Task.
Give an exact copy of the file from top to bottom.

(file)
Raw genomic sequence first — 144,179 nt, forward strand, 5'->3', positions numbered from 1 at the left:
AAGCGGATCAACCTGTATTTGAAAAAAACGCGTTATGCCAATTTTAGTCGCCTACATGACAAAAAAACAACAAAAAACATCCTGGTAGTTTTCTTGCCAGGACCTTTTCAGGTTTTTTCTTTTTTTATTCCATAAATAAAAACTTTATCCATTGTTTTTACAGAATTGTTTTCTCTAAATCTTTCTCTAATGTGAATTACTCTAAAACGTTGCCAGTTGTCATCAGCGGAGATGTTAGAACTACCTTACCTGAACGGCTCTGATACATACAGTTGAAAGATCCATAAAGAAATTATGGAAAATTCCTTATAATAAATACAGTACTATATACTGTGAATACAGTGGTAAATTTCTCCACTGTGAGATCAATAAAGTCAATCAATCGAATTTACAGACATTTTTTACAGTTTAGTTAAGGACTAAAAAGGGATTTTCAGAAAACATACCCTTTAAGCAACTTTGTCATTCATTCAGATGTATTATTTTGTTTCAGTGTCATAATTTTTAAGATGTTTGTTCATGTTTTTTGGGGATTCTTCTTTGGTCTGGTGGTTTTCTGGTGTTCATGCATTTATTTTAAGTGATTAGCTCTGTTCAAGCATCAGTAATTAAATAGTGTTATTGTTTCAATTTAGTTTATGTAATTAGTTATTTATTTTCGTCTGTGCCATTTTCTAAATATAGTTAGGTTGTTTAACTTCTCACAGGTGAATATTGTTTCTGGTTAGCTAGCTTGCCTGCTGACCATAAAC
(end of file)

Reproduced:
Raw genomic sequence first — 144,179 nt, forward strand, 5'->3', positions numbered from 1 at the left:
AAGCGGATCAACCTGTATTTGAAAAAAACGCGTTATGCCAATTTTAGTCGCCTACATGACAAAAAAACAACAAAAAACATCCTGGTAGTTTTCTTGCCAGGACCTTTTCAGGTTTTTTCTTTTTTTATTCCATAAATAAAAACTTTATCCATTGTTTTTACAGAATTGTTTTCTCTAAATCTTTCTCTAATGTGAATTACTCTAAAACGTTGCCAGTTGTCATCAGCGGAGATGTTAGAACTACCTTACCTGAACGGCTCTGATACATACAGTTGAAAGATCCATAAAGAAATTATGGAAAATTCCTTATAATAAATACAGTACTATATACTGTGAATACAGTGGTAAATTTCTCCACTGTGAGATCAATAAAGTCAATCAATCGAATTTACAGACATTTTTTACAGTTTAGTTAAGGACTAAAAAGGGATTTTCAGAAAACATACCCTTTAAGCAACTTTGTCATTCATTCAGATGTATTATTTTGTTTCAGTGTCATAATTTTTAAGATGTTTGTTCATGTTTTTTGGGGATTCTTCTTTGGTCTGGTGGTTTTCTGGTGTTCATGCATTTATTTTAAGTGATTAGCTCTGTTCAAGCATCAGTAATTAAATAGTGTTATTGTTTCAATTTAGTTTATGTAATTAGTTATTTATTTTCGTCTGTGCCATTTTCTAAATATAGTTAGGTTGTTTAACTTCTCACAGGTGAATATTGTTTCTGGTTAGCTAGCTTGCCTGCTGACCATAAAC